US and Europe Q2 Earnings Results: positive surprises but no game changer
The latest set of results has done little to reduce the markets’ high valuations levels. Meanwhile, we see the recent Q2 earnings publication as unable to alter investors’ current positioning.
As the second quarter earnings season draws to its end, we review here the main numbers and draw some conclusions for investors.
US earnings: strong profit margins and strong financials
Almost all S&P500 (456) companies published their Q2 results. At the sales level, 46% of companies beat their estimates; meanwhile, the corresponding number was 54% at the net profit level. Companies beat their sales and net profit estimates by 1.2% and 2.2% respectively, thus demonstrating strong cost control. Financials were big contributors as sales and net profit surprises came out at +0.5% and 1.5% respectively excluding this sector. Banks (37% of financials) beat sales estimates by 9% sales surprises and 8.4% at the net profit level. This sector’s hit ratio was especially impressive with 92% of reporting companies ahead of the street estimates. Oil and gas companies, which suffered from very large downgrades in 2015, reported earnings in line with expectations. Sales of material-related sectors (basic resources, chemicals, construction materials) suffered from the decline in global commodity prices, but those companies were able to post better than expected net profits. While positive, these numbers were not sufficient to alter the general US earnings picture. Thus the 2015 expected growth remains anaemic at 1.6% for the whole S&P500 and at 9.1% excluding the oil sector.
European earnings: positive surprises, strong banks but no substantial currency impact
A little more than half of Stoxx Europe 600 constituents published their numbers. Sales and net earnings surprises came out at 4% and 4.3% respectively. Excluding financials, the beat was less impressive with 0.8% at the sales level and 2.7% at the net income level. Banks had a strong quarter on the back of a rebound in loan volumes and improvements in some peripheral economies. This sector’s published sales and net income were thus 33% and 11% higher respectively than estimates. One of the key questions going into the earnings season was whether the very weak euro would boost European earnings. Unfortunately, this element failed to impact Q2 earning in a meaningful way. Investors counting on the weaker currency to boost European companies’ profit margins were clearly disappointed as this process remains very gradual. Thus, European corporates’ profit margins remain well below their US counterparts (11% versus 15%).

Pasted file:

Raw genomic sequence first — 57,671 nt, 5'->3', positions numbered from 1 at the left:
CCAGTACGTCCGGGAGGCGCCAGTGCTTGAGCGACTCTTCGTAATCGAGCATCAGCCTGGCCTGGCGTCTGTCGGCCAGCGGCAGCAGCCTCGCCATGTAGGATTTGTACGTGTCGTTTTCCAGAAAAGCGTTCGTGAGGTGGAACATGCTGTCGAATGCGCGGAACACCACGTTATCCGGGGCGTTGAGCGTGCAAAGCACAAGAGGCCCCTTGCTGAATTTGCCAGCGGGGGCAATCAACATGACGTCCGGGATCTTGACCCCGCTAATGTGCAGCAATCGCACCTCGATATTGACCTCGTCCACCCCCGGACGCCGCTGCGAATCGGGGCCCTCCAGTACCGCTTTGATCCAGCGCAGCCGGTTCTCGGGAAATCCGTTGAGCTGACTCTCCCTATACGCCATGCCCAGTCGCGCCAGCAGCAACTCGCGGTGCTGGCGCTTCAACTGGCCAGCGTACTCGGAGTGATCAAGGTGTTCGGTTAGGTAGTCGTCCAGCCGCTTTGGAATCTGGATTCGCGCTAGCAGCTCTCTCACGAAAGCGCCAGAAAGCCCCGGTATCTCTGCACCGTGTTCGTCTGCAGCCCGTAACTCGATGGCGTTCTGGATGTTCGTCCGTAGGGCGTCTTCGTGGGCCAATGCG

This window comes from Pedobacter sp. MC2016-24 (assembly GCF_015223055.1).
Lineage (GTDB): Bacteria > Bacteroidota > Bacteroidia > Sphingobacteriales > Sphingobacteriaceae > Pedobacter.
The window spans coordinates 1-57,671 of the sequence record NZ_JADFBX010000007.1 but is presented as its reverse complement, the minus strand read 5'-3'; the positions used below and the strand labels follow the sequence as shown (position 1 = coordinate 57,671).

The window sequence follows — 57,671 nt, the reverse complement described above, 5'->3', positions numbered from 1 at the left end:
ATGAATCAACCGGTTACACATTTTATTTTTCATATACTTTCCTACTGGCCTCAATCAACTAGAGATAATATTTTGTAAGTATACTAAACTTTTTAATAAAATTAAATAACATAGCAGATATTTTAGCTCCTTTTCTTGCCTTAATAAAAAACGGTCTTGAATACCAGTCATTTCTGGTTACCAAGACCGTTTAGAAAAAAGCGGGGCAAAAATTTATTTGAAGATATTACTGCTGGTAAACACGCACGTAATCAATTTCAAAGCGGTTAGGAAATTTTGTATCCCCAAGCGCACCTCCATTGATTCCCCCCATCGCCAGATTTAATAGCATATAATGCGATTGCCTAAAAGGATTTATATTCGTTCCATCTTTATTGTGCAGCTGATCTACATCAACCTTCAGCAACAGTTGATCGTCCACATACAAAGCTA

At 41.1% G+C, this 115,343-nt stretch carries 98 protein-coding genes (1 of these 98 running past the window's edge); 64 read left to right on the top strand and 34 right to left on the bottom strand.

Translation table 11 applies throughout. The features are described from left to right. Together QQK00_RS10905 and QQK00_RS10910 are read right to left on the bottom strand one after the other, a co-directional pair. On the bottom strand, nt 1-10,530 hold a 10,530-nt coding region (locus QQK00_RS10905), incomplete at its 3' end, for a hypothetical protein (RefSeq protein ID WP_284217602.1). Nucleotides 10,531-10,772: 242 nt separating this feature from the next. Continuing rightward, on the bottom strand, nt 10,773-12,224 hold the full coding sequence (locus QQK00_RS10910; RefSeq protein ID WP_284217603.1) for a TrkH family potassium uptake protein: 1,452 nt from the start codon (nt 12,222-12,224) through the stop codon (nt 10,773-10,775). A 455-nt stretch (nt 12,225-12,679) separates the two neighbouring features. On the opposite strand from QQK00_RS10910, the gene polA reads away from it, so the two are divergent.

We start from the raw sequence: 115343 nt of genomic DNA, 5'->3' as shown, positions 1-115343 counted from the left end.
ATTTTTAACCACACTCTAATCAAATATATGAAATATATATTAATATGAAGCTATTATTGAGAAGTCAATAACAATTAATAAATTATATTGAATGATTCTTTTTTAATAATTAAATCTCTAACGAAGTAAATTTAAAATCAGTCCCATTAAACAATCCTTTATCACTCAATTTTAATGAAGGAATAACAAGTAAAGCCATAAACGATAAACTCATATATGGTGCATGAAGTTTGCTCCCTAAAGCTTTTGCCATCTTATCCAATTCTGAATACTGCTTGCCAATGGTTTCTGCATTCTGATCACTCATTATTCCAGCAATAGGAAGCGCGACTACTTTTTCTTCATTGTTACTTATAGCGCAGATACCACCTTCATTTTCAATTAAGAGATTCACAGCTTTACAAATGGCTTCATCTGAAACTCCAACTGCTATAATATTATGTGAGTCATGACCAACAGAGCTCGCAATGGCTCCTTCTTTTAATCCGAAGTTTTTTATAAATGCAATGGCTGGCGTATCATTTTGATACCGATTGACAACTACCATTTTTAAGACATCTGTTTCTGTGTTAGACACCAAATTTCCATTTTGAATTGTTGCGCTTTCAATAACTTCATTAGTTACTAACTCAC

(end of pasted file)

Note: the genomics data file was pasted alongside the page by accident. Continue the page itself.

2015 and 2016 growth estimates essentially unchanged
Even though last quarter surprises were positive, they were not sufficient to modify the full-year estimates. Thus, the consensus EPS growth for the S&P500 remains at a quite low 1.6% while the European EPS growth estimate currently stands at 6.3%. In both cases, the growth rate has been revised substantially lower compared with the growth level expected in January, even if the European growth level has improved since April. Excluding oil and gas sectors, the S&P500 growth rate stands at 9.1% while the Stoxx Europe 600 rate stands at 11.7%.
The last quarter results did not allow the 2016 estimates to reverse their declining trend either. Thus, US and European earnings are expected to rise by 11.1% and 11.4% respectively. In both cases, analysts expect a reversal in growth contributions from energy and cyclical sectors. The oil and gas sector contribution, which was negative in 2015, will turn positive again in 2016 (+1.3% in the US and +1.4% in Europe). Cyclical sectors’ contribution, which was very small in the current year, will double in 2016, representing about 30% of the 2016 US growth and around 40% of European earnings growth. At the other side of the spectrum, financials’ contribution will decline in both regions after a very strong 2015.
The latest set of results has done little to reduce the markets’ high valuations levels. Based on 2016 expectations, the S&P500 and the Stoxx Europe 600 price earnings ratio currently stand at 16.7x and 15.3x respectively.
We see the recent Q2 earnings publication as unable to alter investors’ current positioning. In the US, the rebound in energy and materials sectors remains uncertain as oil, and more generally commodity prices, remain under pressure. Secure growth and domestic exposure remain investors’ preferred sectors. As concentration in those sectors has grown recently (the result of growth scarcity), valuations have increased, leading to valuation premiums versus the S&P500. These premiums are supported by a strong profitability and friendly capital markets that enable US companies to reward shareholders through share buybacks and dividends in the absence of new capital spending. Since 2012, US companies have returned around 4% to shareholders. Equities thus remain attractive as interest rates remain low.
In Europe, Q2 numbers confirm the rebound in corporate earnings seen from Q1, albeit with no acceleration. Moreover, the weaker euro failed to improve corporate profitability. Finally, financials’ contribution was quite important. As in the US, the uncertainty surrounding the energy and material sectors remains too big to see a major market shift. European sectors displaying stable growth and visibility thus have valuation premiums versus the overall market, but they should retain investors’ preference. European companies’ dividend distribution remains attractive at around 3% as European yields remain compressed by the central bank QE.